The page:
Thanks 'chuy1530', interesting read - wonder where and when on their migration they picked up that creation myth, there are no cowries where they were located in the end.

But as promised, here a picture of simple cowries (which I picked up in New Zealand):

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 Posted 10/12/2014  12:53 am  Show Profile   Bookmark this reply Add chuy1530 to your friends list Get a Link to this Reply
It's a massive tragedy that we know so little about the Native Americans. Their history is likely every bit as interesting as the ones we know about, but it's almost all gone now...
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 Posted 10/12/2014  01:32 am  Show Profile   Bookmark this reply Add Medieval to your friends list Get a Link to this Reply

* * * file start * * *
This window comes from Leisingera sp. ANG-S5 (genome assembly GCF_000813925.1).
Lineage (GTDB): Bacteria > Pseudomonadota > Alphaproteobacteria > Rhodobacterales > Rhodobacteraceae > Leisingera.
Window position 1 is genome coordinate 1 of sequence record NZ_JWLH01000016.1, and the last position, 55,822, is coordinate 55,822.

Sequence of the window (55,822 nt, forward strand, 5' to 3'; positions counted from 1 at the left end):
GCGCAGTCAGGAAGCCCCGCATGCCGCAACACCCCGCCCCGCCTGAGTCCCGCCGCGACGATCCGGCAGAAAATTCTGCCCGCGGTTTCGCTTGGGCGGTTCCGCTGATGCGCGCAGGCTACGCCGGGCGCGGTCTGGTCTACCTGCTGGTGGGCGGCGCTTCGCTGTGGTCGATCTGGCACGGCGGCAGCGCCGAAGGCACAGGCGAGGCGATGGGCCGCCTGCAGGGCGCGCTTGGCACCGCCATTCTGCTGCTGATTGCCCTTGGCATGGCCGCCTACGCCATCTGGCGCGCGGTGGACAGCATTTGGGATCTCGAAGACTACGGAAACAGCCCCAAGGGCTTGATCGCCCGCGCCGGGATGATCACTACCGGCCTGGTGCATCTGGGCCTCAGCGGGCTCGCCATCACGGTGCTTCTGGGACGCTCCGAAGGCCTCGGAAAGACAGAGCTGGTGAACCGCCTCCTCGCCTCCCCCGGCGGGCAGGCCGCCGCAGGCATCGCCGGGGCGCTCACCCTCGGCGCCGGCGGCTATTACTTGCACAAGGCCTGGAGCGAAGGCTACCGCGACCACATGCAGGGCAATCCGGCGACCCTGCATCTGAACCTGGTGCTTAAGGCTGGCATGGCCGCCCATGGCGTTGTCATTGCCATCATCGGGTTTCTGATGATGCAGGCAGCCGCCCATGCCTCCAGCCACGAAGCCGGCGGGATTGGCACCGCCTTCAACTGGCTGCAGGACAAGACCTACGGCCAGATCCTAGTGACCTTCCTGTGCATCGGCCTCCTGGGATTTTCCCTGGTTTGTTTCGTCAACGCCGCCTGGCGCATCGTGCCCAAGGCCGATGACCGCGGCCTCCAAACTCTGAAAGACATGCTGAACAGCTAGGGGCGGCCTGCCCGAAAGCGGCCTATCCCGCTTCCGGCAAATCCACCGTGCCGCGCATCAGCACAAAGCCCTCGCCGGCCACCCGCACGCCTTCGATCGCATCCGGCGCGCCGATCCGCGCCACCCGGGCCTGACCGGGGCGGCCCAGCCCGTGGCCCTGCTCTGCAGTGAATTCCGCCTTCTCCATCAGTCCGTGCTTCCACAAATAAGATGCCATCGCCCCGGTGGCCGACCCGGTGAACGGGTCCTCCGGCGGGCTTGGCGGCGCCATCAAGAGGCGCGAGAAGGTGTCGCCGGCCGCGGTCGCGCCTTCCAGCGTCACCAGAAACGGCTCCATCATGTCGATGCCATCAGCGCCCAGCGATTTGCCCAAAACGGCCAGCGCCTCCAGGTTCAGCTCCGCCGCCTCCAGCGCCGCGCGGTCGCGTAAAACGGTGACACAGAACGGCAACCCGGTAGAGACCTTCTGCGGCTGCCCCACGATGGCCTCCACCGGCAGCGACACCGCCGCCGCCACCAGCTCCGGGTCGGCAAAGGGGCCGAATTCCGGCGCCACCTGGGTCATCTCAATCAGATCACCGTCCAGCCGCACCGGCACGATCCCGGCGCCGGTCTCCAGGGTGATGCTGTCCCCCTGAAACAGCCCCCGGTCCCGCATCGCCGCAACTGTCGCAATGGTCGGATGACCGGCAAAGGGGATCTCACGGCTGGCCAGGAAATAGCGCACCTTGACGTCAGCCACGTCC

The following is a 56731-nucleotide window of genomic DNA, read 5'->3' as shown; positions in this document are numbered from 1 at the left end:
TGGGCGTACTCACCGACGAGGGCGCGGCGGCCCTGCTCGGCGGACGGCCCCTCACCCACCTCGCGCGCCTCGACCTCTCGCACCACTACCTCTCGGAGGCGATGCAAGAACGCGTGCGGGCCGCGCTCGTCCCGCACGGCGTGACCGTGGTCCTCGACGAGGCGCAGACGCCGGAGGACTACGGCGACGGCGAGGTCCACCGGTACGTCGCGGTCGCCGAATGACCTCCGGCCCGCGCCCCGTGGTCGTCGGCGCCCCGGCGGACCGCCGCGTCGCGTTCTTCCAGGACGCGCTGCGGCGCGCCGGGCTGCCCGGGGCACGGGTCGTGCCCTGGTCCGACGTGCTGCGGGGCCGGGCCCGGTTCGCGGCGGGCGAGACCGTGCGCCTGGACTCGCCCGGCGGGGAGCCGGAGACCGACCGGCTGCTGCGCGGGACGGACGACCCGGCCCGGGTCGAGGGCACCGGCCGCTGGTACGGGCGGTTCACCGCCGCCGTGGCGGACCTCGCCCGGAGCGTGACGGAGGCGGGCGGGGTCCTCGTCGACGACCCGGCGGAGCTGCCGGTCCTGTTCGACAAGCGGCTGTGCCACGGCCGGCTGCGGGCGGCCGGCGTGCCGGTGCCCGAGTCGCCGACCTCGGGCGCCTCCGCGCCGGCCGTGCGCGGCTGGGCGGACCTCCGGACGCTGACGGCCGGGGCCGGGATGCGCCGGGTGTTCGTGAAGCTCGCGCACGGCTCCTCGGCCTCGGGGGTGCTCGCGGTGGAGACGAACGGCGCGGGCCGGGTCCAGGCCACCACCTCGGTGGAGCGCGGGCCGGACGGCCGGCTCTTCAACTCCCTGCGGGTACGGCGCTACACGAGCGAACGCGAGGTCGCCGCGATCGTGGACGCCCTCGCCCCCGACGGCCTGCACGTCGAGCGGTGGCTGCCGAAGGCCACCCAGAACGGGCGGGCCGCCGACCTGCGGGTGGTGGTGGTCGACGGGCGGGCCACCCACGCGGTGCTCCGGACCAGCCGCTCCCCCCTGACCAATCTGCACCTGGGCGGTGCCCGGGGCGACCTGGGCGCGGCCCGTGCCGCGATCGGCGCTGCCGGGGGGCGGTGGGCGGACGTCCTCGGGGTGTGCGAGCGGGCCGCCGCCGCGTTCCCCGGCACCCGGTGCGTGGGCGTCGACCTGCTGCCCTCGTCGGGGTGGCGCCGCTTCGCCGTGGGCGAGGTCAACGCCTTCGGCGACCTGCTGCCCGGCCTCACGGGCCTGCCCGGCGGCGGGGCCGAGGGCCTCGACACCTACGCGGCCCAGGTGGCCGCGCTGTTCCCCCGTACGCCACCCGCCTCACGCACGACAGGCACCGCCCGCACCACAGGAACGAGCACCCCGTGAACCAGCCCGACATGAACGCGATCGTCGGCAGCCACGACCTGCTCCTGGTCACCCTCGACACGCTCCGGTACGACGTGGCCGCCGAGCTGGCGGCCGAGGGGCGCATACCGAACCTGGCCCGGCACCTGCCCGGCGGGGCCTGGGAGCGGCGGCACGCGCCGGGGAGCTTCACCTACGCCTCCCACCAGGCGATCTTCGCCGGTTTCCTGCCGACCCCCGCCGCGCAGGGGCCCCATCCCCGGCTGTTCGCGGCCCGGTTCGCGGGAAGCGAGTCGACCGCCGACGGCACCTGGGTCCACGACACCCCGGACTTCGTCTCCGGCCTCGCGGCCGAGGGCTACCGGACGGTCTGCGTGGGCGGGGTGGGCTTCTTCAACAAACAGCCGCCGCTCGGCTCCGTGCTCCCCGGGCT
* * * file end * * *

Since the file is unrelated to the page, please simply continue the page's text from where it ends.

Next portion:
Unfortunately school history (at least by my experience) starts in ancient times (Egypt, Sumer, etc), covers Greece and Rome but after the fall of the Western Roman Empire deals thinly with the migration of the (East) Germanic people and more or less jumps to the crusades. Just putting a label of "dark ages" on a period which saw plenty progress, but historians are only now digging through the remaining documents to clarify that period and the further ones. After the crusades it's off to the age of colonisation, onwards from then is a good coverage, but mostly European/Western centric.